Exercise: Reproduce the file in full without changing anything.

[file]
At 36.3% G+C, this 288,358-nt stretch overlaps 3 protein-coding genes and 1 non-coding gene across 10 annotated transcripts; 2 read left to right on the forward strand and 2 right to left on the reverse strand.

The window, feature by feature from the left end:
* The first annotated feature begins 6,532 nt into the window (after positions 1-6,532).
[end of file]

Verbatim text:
At 36.3% G+C, this 288,358-nt stretch overlaps 3 protein-coding genes and 1 non-coding gene across 10 annotated transcripts; 2 read left to right on the forward strand and 2 right to left on the reverse strand.

The window, feature by feature from the left end:
* The first annotated feature begins 6,532 nt into the window (after positions 1-6,532).